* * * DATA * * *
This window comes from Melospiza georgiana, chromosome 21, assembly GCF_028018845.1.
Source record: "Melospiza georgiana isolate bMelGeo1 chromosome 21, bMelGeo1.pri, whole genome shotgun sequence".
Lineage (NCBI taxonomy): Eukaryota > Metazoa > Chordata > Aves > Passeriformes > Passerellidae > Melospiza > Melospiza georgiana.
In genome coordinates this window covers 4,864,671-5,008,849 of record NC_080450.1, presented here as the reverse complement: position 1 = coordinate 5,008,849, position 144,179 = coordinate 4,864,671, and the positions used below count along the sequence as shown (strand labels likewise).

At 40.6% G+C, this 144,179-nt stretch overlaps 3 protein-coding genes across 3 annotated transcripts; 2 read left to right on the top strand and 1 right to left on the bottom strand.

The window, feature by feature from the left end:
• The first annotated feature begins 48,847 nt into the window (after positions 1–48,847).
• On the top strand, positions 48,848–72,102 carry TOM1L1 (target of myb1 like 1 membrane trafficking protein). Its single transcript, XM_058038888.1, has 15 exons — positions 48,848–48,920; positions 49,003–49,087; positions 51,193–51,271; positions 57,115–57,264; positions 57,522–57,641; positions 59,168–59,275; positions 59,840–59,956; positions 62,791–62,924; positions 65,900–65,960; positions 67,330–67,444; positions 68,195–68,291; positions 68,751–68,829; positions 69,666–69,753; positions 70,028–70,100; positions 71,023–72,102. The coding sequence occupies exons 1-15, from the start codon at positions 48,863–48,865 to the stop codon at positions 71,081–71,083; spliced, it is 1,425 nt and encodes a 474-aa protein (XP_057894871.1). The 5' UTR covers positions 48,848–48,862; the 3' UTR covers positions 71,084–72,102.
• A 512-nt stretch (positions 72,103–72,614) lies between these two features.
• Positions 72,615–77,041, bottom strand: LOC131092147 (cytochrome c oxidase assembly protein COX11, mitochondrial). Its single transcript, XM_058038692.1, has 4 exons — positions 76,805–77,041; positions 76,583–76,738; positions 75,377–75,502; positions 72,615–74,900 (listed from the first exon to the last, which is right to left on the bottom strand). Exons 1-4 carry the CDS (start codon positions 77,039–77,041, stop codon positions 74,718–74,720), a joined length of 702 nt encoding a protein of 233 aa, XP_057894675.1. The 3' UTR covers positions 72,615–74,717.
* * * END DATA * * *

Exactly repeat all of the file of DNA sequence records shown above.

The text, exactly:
This window comes from Melospiza georgiana, chromosome 21, assembly GCF_028018845.1.
Source record: "Melospiza georgiana isolate bMelGeo1 chromosome 21, bMelGeo1.pri, whole genome shotgun sequence".
Lineage (NCBI taxonomy): Eukaryota > Metazoa > Chordata > Aves > Passeriformes > Passerellidae > Melospiza > Melospiza georgiana.
In genome coordinates this window covers 4,864,671-5,008,849 of record NC_080450.1, presented here as the reverse complement: position 1 = coordinate 5,008,849, position 144,179 = coordinate 4,864,671, and the positions used below count along the sequence as shown (strand labels likewise).

At 40.6% G+C, this 144,179-nt stretch overlaps 3 protein-coding genes across 3 annotated transcripts; 2 read left to right on the top strand and 1 right to left on the bottom strand.

The window, feature by feature from the left end:
• The first annotated feature begins 48,847 nt into the window (after positions 1–48,847).
• On the top strand, positions 48,848–72,102 carry TOM1L1 (target of myb1 like 1 membrane trafficking protein). Its single transcript, XM_058038888.1, has 15 exons — positions 48,848–48,920; positions 49,003–49,087; positions 51,193–51,271; positions 57,115–57,264; positions 57,522–57,641; positions 59,168–59,275; positions 59,840–59,956; positions 62,791–62,924; positions 65,900–65,960; positions 67,330–67,444; positions 68,195–68,291; positions 68,751–68,829; positions 69,666–69,753; positions 70,028–70,100; positions 71,023–72,102. The coding sequence occupies exons 1-15, from the start codon at positions 48,863–48,865 to the stop codon at positions 71,081–71,083; spliced, it is 1,425 nt and encodes a 474-aa protein (XP_057894871.1). The 5' UTR covers positions 48,848–48,862; the 3' UTR covers positions 71,084–72,102.
• A 512-nt stretch (positions 72,103–72,614) lies between these two features.
• Positions 72,615–77,041, bottom strand: LOC131092147 (cytochrome c oxidase assembly protein COX11, mitochondrial). Its single transcript, XM_058038692.1, has 4 exons — positions 76,805–77,041; positions 76,583–76,738; positions 75,377–75,502; positions 72,615–74,900 (listed from the first exon to the last, which is right to left on the bottom strand). Exons 1-4 carry the CDS (start codon positions 77,039–77,041, stop codon positions 74,718–74,720), a joined length of 702 nt encoding a protein of 233 aa, XP_057894675.1. The 3' UTR covers positions 72,615–74,717.